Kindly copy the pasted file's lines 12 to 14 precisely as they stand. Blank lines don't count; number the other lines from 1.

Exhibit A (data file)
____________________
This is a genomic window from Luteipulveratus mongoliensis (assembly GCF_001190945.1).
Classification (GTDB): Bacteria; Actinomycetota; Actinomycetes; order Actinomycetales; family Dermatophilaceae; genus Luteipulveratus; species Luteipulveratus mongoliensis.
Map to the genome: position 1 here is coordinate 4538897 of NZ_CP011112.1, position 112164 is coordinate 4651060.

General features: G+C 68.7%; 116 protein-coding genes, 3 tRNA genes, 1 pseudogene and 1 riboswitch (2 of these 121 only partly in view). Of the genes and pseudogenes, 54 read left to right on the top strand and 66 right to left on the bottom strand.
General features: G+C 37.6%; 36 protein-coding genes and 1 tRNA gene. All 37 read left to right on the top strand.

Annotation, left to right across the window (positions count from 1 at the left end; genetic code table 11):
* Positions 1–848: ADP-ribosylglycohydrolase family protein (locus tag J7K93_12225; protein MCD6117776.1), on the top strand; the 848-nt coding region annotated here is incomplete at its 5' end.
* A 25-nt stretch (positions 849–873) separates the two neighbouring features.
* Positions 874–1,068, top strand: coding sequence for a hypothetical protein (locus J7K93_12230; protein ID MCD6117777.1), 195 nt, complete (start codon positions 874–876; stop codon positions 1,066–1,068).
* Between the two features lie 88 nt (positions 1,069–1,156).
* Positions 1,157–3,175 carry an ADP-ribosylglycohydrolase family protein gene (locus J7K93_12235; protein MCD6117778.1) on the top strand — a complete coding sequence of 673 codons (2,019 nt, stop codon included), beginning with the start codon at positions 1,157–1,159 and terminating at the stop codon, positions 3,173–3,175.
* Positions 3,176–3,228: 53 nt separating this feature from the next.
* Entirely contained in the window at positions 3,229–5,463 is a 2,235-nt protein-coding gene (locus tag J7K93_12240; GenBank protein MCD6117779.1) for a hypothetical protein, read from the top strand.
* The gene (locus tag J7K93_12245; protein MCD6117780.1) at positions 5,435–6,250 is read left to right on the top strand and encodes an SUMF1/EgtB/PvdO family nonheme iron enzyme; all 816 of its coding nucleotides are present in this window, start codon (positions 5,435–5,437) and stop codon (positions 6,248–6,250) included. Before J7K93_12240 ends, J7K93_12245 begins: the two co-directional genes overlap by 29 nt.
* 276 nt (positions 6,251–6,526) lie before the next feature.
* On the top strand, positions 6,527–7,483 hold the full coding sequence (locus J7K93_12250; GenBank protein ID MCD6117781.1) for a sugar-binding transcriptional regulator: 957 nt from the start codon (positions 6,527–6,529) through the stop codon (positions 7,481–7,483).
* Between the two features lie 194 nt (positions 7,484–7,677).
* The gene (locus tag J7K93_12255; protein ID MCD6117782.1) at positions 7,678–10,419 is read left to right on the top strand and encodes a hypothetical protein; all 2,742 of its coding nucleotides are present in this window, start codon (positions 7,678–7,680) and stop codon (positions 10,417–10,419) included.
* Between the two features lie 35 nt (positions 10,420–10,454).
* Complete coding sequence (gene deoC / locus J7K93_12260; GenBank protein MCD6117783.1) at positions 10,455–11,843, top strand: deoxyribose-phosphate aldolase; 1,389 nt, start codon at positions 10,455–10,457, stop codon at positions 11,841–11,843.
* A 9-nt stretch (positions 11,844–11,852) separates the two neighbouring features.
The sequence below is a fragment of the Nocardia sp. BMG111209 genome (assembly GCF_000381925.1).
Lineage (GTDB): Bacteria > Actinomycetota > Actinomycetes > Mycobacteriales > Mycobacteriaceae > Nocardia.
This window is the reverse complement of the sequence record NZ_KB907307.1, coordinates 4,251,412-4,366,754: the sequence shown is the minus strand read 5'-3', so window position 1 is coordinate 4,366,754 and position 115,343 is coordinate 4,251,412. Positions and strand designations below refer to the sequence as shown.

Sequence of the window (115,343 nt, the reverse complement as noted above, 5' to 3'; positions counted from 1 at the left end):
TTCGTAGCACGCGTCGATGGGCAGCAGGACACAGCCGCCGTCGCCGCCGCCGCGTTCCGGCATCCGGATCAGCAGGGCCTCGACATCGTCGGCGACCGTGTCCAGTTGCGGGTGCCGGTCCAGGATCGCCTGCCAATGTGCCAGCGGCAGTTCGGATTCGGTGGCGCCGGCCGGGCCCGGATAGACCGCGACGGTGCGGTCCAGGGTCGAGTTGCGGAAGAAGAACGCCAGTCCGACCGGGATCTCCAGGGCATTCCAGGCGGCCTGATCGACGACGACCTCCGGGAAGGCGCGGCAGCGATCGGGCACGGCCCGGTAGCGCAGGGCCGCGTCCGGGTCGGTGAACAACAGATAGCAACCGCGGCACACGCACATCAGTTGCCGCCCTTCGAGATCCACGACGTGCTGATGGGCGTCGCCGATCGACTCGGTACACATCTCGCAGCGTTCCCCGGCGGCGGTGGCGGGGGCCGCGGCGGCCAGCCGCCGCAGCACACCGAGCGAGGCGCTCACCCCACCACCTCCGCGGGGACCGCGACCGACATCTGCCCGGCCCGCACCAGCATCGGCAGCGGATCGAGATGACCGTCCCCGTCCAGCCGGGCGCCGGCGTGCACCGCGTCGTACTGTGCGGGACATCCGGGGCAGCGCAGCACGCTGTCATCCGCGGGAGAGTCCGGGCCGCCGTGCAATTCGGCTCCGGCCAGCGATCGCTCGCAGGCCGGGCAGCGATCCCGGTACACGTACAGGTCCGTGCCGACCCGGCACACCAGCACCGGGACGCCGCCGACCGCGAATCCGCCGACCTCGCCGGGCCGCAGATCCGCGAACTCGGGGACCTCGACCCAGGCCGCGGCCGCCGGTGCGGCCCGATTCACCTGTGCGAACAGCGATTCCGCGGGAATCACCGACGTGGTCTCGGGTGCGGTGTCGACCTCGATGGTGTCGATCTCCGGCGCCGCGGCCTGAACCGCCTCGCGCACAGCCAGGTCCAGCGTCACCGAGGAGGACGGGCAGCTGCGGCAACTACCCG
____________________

* Positions 3,176–3,228: 53 nt separating this feature from the next.
* Entirely contained in the window at positions 3,229–5,463 is a 2,235-nt protein-coding gene (locus tag J7K93_12240; GenBank protein MCD6117779.1) for a hypothetical protein, read from the top strand.
* The gene (locus tag J7K93_12245; protein MCD6117780.1) at positions 5,435–6,250 is read left to right on the top strand and encodes an SUMF1/EgtB/PvdO family nonheme iron enzyme; all 816 of its coding nucleotides are present in this window, start codon (positions 5,435–5,437) and stop codon (positions 6,248–6,250) included. Before J7K93_12240 ends, J7K93_12245 begins: the two co-directional genes overlap by 29 nt.